There is an area of self-help devoted to advice on completing tasks, and the focus is generally on the positive: How to get organized, how to choose good goals, how to stay motivated, etc. Francesca Gino, an associate professor at Harvard Business School, also wants to help you achieve your goals, but she begins with the negative. What are the psychological forces that send people off the rails? In Sidetracked, she argues that to succeed we first need to know our enemy, the often-unconscious factors that stop us from getting things done. Then we can fight back. She answered questions from Mind Matters editor Gareth Cook.
Why did you write this book?
Many of the ideas I study and write about are motivated by my personal experience and by what surrounds me –interesting patterns of behavior that often, at first glance, make little sense. Sidetracked focuses on situations where we set out to accomplish specific goals but ended up reaching different outcomes –outcomes we often regret. Think of a time when you had a clear plan of action—a new career path, a diet you intended to follow, an exciting regular workout plan, a new saving plan for retirement, a new hire in your team, or a new car you were planning to buy after much research and deliberation. What happened when it came time to make decisions in pursuit of your goal? You may have found yourself following a course of action that took you completely off track. I certainly found myself in this type of situations many times in the past. And when talking to friends and colleagues, I discovered that they shared similar experiences where they got sidetracked as they were implementing their well thought-out plans.
In Sidetracked, I explain how even simple and seemingly irrelevant factors have profound consequences on our decisions and behavior, diverting us from our original plans. Most of us care a good deal about being consistent—we care about following through on our goals and wishes. And we also aim to behave in ways that are consistent with our self-image as capable, competent, and honest individuals. But often, without our knowledge, subtle influences—often unexpected—steer us away from what we initially planned or wanted. As a result, our decisions fail to align with our best intentions.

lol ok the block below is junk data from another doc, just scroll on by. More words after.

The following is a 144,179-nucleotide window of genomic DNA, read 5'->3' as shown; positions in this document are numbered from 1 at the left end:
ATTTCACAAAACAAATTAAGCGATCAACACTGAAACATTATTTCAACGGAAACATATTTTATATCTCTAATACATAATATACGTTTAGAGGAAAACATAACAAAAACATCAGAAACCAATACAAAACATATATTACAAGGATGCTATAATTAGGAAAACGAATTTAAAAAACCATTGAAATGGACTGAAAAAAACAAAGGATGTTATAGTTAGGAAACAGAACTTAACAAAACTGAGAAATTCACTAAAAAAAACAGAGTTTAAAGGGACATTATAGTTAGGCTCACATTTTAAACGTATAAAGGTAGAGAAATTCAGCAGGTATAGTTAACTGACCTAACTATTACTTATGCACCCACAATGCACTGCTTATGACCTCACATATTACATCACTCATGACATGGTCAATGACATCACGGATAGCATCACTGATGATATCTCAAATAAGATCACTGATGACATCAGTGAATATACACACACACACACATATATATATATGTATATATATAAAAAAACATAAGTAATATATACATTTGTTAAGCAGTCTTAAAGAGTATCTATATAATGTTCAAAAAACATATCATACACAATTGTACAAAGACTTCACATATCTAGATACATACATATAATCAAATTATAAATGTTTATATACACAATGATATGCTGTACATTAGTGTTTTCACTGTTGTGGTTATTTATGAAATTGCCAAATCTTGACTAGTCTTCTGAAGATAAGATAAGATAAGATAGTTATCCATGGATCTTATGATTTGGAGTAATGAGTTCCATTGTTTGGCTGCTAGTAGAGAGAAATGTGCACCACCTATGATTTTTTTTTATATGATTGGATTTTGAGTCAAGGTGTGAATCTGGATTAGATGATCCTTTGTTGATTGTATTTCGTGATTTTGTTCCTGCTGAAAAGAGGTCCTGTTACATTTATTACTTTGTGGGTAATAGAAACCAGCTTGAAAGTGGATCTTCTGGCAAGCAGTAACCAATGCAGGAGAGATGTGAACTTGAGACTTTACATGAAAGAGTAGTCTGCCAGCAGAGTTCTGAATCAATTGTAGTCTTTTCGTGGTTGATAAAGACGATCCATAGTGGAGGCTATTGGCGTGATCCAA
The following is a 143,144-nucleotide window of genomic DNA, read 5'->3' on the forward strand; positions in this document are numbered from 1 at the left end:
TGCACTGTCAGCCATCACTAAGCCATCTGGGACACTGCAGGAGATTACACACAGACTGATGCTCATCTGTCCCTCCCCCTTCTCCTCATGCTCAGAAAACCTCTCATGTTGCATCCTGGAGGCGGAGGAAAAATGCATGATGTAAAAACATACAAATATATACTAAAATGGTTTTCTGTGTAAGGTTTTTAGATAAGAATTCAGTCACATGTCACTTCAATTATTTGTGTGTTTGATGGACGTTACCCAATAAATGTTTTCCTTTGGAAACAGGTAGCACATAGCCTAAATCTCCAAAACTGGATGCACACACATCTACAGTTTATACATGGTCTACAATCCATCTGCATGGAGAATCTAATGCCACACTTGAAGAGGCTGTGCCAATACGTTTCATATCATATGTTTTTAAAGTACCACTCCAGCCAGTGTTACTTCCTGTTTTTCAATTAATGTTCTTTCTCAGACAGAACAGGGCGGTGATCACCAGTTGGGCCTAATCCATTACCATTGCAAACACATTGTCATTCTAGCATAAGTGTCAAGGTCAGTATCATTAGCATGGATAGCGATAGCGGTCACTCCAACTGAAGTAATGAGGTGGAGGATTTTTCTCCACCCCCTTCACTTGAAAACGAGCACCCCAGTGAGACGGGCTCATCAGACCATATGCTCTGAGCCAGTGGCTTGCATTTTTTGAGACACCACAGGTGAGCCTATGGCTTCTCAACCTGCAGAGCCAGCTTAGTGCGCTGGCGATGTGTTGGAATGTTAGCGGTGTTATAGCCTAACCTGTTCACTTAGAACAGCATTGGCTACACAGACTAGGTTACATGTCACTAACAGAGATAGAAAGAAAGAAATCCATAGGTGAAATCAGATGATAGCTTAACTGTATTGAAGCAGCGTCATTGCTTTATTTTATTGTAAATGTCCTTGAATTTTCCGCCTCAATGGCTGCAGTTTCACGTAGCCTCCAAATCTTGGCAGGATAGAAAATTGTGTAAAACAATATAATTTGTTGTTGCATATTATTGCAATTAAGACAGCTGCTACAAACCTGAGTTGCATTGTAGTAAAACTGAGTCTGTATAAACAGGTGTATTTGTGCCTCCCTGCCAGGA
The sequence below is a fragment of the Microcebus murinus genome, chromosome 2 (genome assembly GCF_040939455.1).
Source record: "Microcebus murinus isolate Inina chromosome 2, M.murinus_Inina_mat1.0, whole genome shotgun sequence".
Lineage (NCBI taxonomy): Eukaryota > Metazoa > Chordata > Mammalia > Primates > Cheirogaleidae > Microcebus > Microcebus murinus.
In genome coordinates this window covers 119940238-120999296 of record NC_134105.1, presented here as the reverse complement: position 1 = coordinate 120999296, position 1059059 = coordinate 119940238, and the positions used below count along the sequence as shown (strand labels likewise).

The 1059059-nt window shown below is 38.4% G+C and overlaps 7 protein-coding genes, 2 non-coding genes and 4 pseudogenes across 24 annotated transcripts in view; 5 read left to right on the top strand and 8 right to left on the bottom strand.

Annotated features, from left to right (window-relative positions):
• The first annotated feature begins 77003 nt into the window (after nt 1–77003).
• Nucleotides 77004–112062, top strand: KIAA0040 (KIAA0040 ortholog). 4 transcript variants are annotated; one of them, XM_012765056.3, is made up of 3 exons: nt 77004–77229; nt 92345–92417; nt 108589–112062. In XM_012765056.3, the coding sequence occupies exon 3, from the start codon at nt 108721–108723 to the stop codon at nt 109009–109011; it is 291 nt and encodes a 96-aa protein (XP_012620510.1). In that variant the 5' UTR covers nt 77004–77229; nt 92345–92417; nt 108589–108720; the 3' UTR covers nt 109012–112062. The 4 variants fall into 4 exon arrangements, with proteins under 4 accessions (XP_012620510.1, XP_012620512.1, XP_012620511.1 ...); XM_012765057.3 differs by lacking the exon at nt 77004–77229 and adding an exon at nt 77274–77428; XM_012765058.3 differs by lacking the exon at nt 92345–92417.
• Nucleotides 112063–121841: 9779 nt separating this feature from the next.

I wrote Sidetracked to discuss the main set of forces that prevent us from following through on our plans, and to identify a set of principles we can apply to stay on track going forward. My book describes theses forces using examples and case studies from personal and professional domains, as well as research that I conducted with amazing colleagues over the last ten years.
You say that very small things can throw people off their plans. Can you give some examples of what you mean by this?
Have you ever watched Albert Brooks’s 1991 movie, Defending Your Life? There is a funny scene where Brooks’s character, Daniel Miller, is preparing for an upcoming negotiation with his boss for a higher salary. His goal is to accept offers above $65,000, but nothing less. So, he develops a plan on how to best negotiate and then asks his wife to help him prepare for the negotiation by trying it out and acting as his boss. In the practice session with his wife, Daniel is very firm –he is confident and assertive, exactly as he had planned. His wife makes a series of offers, but Daniel rejects all of them since they are below $65,000. In the end, Daniel is able to stick to the plan and receives the offer he wanted. The next scene in the movie shows the real negotiation with his boss, which occurred the next day. Daniel’s boss puts a first offer on the table: a salary of $49,000. Before the boss even finishes the sentence where he made the offer, Daniel accepts it. Negotiating with his boss made him anxious, something he failed to anticipate. Such anxiety overwhelmed him and derailed his plan to be firm and accepting nothing less than $65,000. The emotions we experience while implementing our plans can sidetrack us.